To pray is to change.
A foundational truth regarding prayer is that it is simultaneously natural and unnatural. We do not naturally come to prayer and we must be intentional about pursuing it. Prayer requires effort and a long period of apprenticeship. Unlike the apprenticeship of a silversmith however, our initial prayer has power and effect. God knows our abilities and His grace extends his patience with our first, faltering words.
We must sit at the feet of the Master and learn to pray just as His first disciples did. One day Jesus was praying in a certain place. When he finished, one of his disciples said to him, “Lord, teach us to pray, just as John taught his disciples.” (Luke 11:1) These will be our words as well, Lord teach us to pray.
Grace and peace to you.
Our Advent meditations have to do with an event that none of us were present for. The life and death of our Lord passed before our era and, despite numerous predictions, His return has yet to come. Our entire system of faith is rooted in the apologia that supplements our intellect and the discernment provided by the indwelling Spirit who tells us that we can trust in the words recorded long ago. Every Christian since that day at Golgotha has had to trust the beliefs passed from one to another through the centuries. We trust in the work of Christ by faith alone.
Every Christian since that Friday afternoon has lived in a world of chaos. The dimensions of this chaotic environment have varied from era to era and person to person. Many have looked upon the severity of their trials or the universality of evil and pointed to these as proof that God does not exist. Many of us might be tempted to believe them when we see the horrors that man visits upon man or in the death and loss caused by natural events. Disease surrounds us, getting stronger in some cases. Limited resources threaten the existence of many. Pregnant women are run down and left for dead in the intersections of our cities. Evil abounds.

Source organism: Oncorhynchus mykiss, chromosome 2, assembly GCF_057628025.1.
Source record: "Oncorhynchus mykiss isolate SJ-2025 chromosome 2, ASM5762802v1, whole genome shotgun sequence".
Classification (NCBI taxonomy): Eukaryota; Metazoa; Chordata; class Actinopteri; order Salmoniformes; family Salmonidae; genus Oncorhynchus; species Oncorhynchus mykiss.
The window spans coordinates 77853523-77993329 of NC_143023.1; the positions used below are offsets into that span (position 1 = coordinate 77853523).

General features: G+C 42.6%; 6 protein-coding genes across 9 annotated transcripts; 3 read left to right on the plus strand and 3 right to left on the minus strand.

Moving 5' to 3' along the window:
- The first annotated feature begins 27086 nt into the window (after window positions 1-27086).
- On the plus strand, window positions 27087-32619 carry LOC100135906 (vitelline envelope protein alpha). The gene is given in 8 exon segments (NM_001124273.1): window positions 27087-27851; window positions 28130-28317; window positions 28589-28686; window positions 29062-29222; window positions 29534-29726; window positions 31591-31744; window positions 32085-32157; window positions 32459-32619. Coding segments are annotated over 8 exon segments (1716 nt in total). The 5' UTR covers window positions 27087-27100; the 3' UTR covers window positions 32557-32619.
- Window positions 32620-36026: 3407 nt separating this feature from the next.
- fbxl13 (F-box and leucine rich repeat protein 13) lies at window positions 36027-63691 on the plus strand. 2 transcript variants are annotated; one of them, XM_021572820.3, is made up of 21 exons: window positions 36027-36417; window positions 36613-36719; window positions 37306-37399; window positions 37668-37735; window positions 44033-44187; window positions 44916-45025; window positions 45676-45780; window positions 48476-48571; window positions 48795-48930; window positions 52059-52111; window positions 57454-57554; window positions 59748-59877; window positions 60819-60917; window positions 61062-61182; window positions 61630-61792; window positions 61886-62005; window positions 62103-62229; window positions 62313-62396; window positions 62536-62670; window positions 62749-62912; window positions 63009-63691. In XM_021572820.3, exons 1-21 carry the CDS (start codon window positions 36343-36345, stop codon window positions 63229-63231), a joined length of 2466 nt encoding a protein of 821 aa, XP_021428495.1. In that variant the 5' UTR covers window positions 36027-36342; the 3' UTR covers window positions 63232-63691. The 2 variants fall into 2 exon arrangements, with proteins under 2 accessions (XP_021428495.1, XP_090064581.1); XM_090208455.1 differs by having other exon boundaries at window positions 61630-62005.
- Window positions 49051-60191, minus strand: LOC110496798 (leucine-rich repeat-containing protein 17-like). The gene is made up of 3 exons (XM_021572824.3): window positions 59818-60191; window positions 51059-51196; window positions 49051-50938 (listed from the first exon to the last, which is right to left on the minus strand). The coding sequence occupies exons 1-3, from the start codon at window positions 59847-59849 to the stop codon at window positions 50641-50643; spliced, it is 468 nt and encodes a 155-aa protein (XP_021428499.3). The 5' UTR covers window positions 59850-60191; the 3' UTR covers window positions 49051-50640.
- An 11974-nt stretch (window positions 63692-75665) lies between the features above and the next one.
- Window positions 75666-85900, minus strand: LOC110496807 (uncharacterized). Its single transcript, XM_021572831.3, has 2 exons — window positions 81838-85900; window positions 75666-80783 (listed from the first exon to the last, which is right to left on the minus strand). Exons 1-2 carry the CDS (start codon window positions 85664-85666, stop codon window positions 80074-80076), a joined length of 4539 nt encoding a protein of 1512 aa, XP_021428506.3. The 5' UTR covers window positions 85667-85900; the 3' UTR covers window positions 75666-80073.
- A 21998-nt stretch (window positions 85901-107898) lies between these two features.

Joseph looked upon his pregnant fiancée tempted to act on appearances. His scriptures provided a way out for him and he loved Mary enough that he planned to divorce her quietly. By all appearances, her story was incredible–almost unbelievable–and yet, at the prompting of an angel, he remains faithful. He trusts the word of God provided for him, despite outward appearances.
There is subtle encouragement in the angels words to Joseph, “Joseph son of David, do not be afraid to take Mary home as your wife” (Mt 1:20). God does not command him to stay with Mary. Instead, the angel tells him not to be afraid, that despite what things may seem to be all will turn out well. These words echo for us as well.
This Christmas may not be the best time in your life. You and your family may be facing difficulties. It may be the first holiday without a family member at home. Your faith may be being tested to the very limits of your endurance. Despite appearances, there is reason to celebrate. Christians, you know the end of the story. You know that God has proven faithful to his promises time after time through history and He will continue to be faithful until the end of this history. Trust Him, do not be afraid. Celebrate your Savior.
Grace and peace to you.
image by VickyV